This 110 minute audio course with accompanying study guide represents the first in a series of audio programs developed by John E. Reid and Associates, Inc. There are five segments to the program, four of which represent different examples of employee theft interrogations. For easy listening the program is divided into five separate training segments, each lasting 15 to 20 minutes.
THE SEGMENTS ARE AS FOLLOWS:
PREPARATION FOR THE INTERROGATION
A thorough discussion of the information necessary to conduct an effective interrogation, including the nonaccusatory interview and how to identify the subject's financial responsibilities and obligations that could motivate involvement in a theft.
During this first case illustration a 5 year employee is questioned about failing to turn in cash payments that she has received as an accounts receivable clerk. The initial audit indicates that she may have stolen up to $7,000.00. Through fact analysis a lifestyle need is established, and during the interview we learn the employee is unhappy with her working conditions. The interrogation you hear develops themes involving low income and exaggeration of the amount stolen.
SINGLE INCIDENT THEFT INVOLVING REGULAR ACCESS
In this example an assistant manager is questioned about the theft of money from a night deposit he made. During the interrogation the listener learns how to blame unusual expenses for causing employees to steal, and to develop alternative questions contrasting a theft for personal need versus some frivolous expense. The listener will also hear how the interrogator uses a personal story to develop a rapport with the subject.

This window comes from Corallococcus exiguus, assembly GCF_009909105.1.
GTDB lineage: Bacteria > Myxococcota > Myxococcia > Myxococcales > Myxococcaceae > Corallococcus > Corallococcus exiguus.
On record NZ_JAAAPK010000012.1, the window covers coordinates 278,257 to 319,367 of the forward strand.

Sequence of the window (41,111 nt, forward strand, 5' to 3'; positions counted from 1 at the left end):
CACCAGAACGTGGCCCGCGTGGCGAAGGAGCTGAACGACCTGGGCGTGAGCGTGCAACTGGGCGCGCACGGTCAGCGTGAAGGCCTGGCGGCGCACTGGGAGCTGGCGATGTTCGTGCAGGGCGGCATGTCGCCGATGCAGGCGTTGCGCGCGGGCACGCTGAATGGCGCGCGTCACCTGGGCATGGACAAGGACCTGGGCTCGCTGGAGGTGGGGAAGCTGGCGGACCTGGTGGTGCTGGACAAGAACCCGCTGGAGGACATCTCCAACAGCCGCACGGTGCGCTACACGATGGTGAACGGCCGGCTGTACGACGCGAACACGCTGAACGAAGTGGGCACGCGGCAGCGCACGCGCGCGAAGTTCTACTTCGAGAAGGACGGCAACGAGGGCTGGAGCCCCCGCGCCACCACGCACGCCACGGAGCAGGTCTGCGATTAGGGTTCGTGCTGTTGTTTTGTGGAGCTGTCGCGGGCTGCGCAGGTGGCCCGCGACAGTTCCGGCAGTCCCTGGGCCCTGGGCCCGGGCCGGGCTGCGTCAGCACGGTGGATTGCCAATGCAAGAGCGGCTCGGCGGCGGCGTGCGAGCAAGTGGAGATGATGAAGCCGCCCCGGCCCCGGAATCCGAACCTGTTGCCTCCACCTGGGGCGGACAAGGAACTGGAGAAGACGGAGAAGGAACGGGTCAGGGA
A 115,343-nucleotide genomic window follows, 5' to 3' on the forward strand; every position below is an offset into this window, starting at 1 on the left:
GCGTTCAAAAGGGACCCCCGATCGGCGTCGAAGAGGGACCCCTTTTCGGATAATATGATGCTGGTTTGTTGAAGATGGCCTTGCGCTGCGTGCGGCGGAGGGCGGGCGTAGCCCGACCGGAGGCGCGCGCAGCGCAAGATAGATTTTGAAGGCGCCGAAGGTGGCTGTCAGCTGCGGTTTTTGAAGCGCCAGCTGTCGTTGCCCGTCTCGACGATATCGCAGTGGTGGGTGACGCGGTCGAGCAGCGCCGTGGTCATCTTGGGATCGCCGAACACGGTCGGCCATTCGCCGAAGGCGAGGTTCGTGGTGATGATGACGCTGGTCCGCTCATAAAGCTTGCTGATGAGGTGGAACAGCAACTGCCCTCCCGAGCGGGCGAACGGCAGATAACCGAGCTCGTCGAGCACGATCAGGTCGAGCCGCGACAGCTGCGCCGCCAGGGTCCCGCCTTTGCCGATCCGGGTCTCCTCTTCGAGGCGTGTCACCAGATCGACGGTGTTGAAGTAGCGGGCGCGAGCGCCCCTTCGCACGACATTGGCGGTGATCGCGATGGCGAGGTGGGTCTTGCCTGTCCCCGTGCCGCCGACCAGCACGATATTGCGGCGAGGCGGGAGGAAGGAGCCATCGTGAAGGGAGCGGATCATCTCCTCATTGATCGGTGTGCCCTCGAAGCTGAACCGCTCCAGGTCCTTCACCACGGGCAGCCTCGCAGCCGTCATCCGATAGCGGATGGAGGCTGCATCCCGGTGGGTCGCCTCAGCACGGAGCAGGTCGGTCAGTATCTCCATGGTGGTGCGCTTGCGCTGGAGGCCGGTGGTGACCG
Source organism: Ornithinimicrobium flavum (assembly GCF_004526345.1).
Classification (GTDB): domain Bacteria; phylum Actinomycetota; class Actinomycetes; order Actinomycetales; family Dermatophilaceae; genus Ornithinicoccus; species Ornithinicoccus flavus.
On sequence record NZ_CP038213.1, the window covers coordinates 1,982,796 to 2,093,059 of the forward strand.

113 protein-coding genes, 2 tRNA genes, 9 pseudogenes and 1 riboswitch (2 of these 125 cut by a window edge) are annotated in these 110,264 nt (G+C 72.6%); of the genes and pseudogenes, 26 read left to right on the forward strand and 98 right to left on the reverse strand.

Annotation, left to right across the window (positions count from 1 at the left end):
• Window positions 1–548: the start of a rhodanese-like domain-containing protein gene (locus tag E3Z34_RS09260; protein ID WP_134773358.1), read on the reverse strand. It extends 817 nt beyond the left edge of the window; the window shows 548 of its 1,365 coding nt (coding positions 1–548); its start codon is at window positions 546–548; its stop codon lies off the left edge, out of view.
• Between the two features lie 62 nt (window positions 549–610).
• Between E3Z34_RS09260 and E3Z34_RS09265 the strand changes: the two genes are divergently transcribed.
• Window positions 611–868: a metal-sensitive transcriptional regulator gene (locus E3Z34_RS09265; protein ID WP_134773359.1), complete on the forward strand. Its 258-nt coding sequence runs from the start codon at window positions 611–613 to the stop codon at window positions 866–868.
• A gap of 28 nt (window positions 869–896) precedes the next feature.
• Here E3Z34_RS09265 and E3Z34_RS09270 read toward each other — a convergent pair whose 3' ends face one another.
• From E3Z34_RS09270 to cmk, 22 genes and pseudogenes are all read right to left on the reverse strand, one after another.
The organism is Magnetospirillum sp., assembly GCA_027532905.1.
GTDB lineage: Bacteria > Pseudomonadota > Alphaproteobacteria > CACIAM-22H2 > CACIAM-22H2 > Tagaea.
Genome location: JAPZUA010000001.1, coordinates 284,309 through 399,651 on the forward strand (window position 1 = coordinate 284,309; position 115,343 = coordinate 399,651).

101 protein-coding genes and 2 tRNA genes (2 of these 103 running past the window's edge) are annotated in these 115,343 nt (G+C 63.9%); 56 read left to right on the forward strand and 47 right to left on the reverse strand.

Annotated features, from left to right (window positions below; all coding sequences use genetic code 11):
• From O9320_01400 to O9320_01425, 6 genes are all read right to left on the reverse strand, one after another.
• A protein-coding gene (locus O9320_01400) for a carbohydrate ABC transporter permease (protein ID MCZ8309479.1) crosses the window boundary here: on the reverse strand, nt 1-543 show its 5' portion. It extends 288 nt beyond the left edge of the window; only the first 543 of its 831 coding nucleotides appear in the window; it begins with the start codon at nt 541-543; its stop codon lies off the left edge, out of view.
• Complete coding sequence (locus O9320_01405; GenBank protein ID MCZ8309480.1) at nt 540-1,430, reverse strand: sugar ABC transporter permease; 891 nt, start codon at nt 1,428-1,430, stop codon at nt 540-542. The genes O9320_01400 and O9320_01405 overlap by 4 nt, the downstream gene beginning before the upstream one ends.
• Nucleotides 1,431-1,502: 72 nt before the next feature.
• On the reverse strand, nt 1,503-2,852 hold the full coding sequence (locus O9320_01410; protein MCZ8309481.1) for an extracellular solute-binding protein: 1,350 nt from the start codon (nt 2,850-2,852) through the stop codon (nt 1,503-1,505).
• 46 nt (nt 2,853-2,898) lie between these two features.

SINGLE INCIDENT THEFT INVOLVING UNUSUAL ACCESS
The employee who is guilty of a theft involving unusual access will oftentimes be a short term employee who is basically dishonest and steals the first chance he gets, or will be a disgruntled employee who justifies the theft through his anger towards his employer. Consequently, when a pair of diamond earrings disappears from the manager's office, one of the subjects questioned and eventually interrogated, is very defensive and challenging. The listener will learn how to justify the theft of luxury items, and how to minimize the loss to the company.
In this illustration involving a series of cash register shortages, the listener will learn how to use "third person" themes, how to stop denials; how to argue against self-interest; and, how to get the employee to verbalize that telling the truth is the right thing to do. As part of the employee theft course, the investigator will also receive the The Reid Nine Steps of Interrogation.
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